Unfortunately, it will never end as long as there is no real consequence for the actions. I was pleased a few World Cups back when they started to dole out yellow cards for blatantly fake falls and play acting. However, many plays are still missed and much over-acting of actual fouls occurs in an attempt to induce a yellow or even red card instead of a simple free kick. Much like the need for some instant replay to improve the quality of the officiating, post-game reviews of penalties, both real and imagined is necessary. This review must come with consequences that includes suspension from international play, league play, and fines (as a function of player pay as players make highly variable pay). This is the only way it will have teeth and, if not stop, at least strongly curtail the flopping, because if I wanted to watch that, I’d be watching the fishing championship on the Outdoors channel. Regrettably, much like drug-testing in baseball, financial reform on Wall Street, and energy policy legislation, if it ever happens, it will be weak and ineffectual.

Perhaps the biggest hindrance to improved officiating in soccer is FIFA President Sepp Blatter, who has taken the stance of a luddite when it comes to using technology to improve the games. He has been critical of the use of replay or other means to assess when goals are scored because “the game must be played the same way no matter where you are in the world.” Excuse me? "Men, women, children, amateurs and professionals all play the same game all over the world.” No they don’t. If you think those kids playing on that dirt pitch over there is the same thing as professionals on a sod field with professional horticulturists looking after the grass, then you’re a moron at best, and a disingenuous liar at worst. Sometimes you play with just one linesman, sometimes none, sometimes two, who knows. But let’s not avoid the use of technology to improve the fairness of the sport at its highest level while hiding behind some “think of the children” mantra. Tennis has successfully brought technology into their officiating at high levels and it has not ruined the amateur and developmental levels of the sport. Soccer could do likewise, if only a bloated relic of the past wasn’t dragging it down.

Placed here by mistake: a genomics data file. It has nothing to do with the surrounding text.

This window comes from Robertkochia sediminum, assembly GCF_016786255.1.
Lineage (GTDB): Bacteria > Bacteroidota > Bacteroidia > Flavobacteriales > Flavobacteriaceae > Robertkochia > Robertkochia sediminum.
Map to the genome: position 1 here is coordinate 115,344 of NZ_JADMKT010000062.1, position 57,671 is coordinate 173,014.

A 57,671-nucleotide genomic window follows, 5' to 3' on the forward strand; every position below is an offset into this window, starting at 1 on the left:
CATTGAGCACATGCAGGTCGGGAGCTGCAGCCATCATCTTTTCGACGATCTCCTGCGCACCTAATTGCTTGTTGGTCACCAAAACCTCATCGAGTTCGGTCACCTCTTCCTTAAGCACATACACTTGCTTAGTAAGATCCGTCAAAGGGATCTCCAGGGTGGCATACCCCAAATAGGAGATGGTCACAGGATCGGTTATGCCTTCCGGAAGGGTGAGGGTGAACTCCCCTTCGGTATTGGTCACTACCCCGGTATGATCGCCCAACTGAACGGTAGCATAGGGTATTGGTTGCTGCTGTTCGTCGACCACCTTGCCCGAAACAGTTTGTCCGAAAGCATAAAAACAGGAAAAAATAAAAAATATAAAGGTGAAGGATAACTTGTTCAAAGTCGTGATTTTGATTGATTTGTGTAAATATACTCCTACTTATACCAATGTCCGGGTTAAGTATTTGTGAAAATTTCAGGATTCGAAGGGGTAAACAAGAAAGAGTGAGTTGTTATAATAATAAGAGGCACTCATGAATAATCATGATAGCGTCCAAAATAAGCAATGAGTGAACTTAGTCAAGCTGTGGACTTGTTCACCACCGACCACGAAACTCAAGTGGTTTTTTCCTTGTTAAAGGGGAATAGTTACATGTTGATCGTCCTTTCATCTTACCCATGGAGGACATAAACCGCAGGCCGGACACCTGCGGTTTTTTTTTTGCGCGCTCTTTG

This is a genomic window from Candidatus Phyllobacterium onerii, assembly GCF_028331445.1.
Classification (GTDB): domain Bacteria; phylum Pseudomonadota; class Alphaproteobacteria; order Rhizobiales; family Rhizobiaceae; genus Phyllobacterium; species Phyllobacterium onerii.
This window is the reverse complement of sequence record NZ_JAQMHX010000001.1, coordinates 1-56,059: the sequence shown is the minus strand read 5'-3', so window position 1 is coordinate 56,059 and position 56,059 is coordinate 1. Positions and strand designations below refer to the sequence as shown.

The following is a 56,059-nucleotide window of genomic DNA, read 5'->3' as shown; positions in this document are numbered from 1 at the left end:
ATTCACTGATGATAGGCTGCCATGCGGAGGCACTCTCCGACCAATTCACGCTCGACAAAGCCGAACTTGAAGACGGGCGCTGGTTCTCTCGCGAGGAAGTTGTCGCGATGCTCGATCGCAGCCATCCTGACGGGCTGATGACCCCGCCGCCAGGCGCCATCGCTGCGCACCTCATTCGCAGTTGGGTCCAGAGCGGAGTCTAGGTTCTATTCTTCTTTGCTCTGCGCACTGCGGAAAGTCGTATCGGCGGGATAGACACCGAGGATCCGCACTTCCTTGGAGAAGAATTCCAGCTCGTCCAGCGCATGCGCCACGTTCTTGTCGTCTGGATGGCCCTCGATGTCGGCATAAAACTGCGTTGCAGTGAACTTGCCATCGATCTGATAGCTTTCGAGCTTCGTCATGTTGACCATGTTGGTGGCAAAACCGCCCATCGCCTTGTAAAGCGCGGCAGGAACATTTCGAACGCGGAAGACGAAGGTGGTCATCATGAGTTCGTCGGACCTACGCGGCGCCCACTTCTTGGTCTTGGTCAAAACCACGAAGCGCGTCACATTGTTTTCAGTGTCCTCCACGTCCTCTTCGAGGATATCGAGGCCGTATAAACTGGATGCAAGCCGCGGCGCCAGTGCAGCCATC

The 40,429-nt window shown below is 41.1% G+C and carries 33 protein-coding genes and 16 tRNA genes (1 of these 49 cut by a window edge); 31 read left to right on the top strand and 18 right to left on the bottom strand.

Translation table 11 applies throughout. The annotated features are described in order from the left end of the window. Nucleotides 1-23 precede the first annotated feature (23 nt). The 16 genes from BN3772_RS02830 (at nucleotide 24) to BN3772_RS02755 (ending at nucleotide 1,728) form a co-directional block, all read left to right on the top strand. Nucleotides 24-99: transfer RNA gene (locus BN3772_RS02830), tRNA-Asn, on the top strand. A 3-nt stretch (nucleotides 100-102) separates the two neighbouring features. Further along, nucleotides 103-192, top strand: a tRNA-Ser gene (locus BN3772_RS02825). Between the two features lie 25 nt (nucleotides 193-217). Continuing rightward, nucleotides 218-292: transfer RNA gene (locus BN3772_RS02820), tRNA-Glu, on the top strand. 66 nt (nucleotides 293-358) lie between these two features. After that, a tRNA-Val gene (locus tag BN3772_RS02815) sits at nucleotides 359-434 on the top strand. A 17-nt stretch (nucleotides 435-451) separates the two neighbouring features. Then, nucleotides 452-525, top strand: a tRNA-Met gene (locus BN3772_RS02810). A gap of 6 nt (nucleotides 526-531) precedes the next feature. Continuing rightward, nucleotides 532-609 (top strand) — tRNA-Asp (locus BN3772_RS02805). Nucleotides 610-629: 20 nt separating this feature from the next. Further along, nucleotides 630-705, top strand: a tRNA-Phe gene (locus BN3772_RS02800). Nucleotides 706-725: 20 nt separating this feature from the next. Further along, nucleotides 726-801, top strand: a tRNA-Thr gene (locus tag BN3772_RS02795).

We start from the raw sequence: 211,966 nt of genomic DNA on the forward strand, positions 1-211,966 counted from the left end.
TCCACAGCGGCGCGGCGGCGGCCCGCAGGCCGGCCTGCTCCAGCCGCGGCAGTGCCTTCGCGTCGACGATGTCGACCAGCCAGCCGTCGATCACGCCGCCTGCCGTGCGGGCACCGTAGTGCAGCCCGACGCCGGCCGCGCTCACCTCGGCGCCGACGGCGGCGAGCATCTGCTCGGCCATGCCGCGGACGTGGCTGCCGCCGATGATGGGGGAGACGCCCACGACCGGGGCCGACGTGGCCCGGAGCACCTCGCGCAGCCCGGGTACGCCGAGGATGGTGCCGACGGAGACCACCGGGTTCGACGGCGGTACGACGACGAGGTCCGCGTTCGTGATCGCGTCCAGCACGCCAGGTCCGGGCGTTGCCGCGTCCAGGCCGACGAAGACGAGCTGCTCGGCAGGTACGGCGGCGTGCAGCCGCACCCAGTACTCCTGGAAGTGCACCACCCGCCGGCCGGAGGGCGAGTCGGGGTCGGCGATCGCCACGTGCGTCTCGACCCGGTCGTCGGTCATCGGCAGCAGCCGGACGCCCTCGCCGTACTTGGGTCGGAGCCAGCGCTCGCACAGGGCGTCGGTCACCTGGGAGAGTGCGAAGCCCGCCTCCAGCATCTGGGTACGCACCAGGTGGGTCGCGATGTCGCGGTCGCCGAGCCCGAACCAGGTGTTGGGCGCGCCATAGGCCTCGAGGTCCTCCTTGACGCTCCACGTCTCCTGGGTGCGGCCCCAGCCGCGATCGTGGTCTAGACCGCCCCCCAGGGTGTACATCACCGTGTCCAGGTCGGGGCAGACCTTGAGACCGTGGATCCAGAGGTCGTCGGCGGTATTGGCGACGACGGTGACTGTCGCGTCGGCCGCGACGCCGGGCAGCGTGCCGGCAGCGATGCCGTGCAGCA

Friday, June 25, 2010

group H

In World Cup Group H, it's interesting to see how the standings are going into the final games of the round-robin group stage. We could end up in a situation where Chile, Spain, and Switzerland are all 2-1 with Hondurus taking the 0-3 drubbing. Or, we could up with Spain at 3-0 with Hondurus, Spain, and Switzerland each at 1-2. Tie-breakers are great.

Wednesday, June 23, 2010

housing still weak

I started a post back in December about how the housing market was still weak. To be clear, it is still weak. It is moderately local, but the overall US housing market is garbage. As always, my main man Ritholtz at The Big Picture cuts through the flim flam with his explanation of why there will be a second leg down in housing. Basically, unemployment is still high, real wages have staganted for a decade, inventory is high, and price-to-rent ratios are still high. Further context for a drop in new home sales and I recommend checking out the first few comments from this blurb on a debate on the state of the housing market.